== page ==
The Place of Theology in the Postmodern World: Is the Study of Theology and History an Antiquated Discipline? -- By: John Hannah
RAR 11:1 (Winter 2002) p. 11
The Place of Theology in the Postmodern World: Is the Study of Theology and History an Antiquated Discipline?1
The opening lines of Charles Dickens’ 1837 novel, A Tale of Two Cities, a description of turbulent revolutionary times in France and England, seems an appropriate starting point for a description of our times. There is warrant for wondering if the era of the birth of the noble experiment in enlightened thought differs significantly from the era of its unraveling and denigration. “It was the best of times; it was the worst of times. It was the age of wisdom; it was the age of darkness. It was the epoch of belief; it was the epoch of incredulity. It was the season of light; it was the season of darkness. It was the spring of hope, it was the winter of despair,” wrote the literary craftsman and social critic.
Many in the social sciences alert us that we are living in times of upheaval, a time of transition from one system of values and assumptions to another. Some suggest that the unease will subside as we make our peace with the changes; others that we are entering a dark, glacial age and the destruction of civilization.
Comfortable or not, at least two things can be argued from all of this. First, this is a time of rapid and often disconcerting cultural and social change; the contrasts between the world of our grandparents and ours is akin to Gulliver’s transport to the land of the Lilliputians in its newness and culture
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shock. Second, no amount of wishful thinking will make the negative features of the postmodern world, or even the “modern world,” vanish as a bad dream in the night. The church will live and flourish in this era as it has in every other because its origins and power are not of this world, but from heaven; religious doomsayers will all prove as wrong as the naturalistic optimists. The former is true because we are prone to forget, in the flurry of religious activities, that behind the scene of events is the Lord of all history who “works all things according to the counsels of his good pleasure.” The latter is true because human engineering and political agendas, enhanced by vast access to new information now accumulating at a truly staggering rate, have never overcome the destructive potential of human greed from within, nor can they. It is into this world, resolving to trust in the God of the heavens, that we face with joy and delight, seriousness and pain, the challenges of the new century.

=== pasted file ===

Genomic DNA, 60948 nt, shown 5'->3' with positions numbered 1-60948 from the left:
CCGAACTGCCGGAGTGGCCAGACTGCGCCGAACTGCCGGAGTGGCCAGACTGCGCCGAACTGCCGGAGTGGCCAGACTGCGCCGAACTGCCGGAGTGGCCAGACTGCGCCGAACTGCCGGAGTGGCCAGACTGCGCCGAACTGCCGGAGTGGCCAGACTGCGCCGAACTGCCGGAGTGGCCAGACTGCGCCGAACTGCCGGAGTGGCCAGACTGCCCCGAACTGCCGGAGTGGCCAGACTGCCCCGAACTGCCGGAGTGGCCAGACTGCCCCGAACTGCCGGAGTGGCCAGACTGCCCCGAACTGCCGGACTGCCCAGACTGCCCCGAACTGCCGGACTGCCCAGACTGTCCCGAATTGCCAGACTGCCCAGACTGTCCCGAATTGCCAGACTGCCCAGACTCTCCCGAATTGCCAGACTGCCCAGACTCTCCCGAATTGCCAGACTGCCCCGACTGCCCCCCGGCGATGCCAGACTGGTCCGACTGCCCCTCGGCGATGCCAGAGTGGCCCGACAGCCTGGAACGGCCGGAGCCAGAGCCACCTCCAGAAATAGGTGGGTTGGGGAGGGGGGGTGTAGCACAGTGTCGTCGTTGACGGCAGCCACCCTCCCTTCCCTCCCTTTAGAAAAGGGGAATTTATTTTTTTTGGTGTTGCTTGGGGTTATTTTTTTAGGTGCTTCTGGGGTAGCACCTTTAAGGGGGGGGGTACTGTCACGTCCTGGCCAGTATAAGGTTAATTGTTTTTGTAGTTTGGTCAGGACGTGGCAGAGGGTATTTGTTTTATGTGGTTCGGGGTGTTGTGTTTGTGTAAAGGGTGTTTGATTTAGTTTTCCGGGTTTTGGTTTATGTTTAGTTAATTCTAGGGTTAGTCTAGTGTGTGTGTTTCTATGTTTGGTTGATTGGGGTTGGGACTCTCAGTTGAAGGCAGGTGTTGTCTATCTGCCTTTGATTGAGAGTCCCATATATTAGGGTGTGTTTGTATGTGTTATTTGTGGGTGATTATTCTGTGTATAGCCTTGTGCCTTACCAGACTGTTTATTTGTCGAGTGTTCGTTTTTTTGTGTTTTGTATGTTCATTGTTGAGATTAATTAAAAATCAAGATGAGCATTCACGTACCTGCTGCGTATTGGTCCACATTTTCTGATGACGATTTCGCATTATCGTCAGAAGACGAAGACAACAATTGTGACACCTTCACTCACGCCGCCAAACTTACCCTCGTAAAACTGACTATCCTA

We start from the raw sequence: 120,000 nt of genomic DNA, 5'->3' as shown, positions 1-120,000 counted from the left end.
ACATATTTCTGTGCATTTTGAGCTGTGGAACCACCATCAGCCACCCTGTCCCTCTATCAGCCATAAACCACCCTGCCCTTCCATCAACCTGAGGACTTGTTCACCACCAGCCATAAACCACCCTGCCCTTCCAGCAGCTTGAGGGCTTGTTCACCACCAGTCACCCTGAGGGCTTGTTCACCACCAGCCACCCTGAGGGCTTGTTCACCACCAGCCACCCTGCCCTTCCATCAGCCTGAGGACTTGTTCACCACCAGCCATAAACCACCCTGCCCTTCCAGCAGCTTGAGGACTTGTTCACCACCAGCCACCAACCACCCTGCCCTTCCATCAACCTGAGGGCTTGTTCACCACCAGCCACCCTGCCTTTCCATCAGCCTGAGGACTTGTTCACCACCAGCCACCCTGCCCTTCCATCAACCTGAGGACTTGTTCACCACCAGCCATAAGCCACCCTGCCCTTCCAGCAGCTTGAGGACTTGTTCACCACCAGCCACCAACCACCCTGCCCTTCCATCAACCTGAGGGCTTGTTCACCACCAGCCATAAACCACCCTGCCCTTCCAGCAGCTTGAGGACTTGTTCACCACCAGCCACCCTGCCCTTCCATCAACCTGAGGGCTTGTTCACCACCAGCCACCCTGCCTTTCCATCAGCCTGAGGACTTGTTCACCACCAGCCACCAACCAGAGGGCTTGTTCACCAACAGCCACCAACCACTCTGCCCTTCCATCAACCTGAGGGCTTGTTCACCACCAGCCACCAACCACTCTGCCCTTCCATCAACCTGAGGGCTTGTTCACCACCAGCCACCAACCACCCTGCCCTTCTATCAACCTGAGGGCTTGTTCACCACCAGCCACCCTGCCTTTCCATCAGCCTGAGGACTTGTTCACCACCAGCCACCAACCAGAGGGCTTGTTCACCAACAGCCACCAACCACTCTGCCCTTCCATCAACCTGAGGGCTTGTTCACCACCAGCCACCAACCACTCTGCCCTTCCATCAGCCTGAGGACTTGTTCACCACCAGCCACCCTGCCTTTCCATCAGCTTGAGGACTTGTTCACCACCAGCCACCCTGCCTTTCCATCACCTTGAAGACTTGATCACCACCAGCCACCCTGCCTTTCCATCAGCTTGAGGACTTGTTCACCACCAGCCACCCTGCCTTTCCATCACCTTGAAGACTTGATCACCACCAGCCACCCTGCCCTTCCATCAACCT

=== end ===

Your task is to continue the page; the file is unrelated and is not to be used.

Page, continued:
The Denigration Of Theology In The Postmodern World
In this strange new world, how much of the past is still relevant and useful? Even more str...
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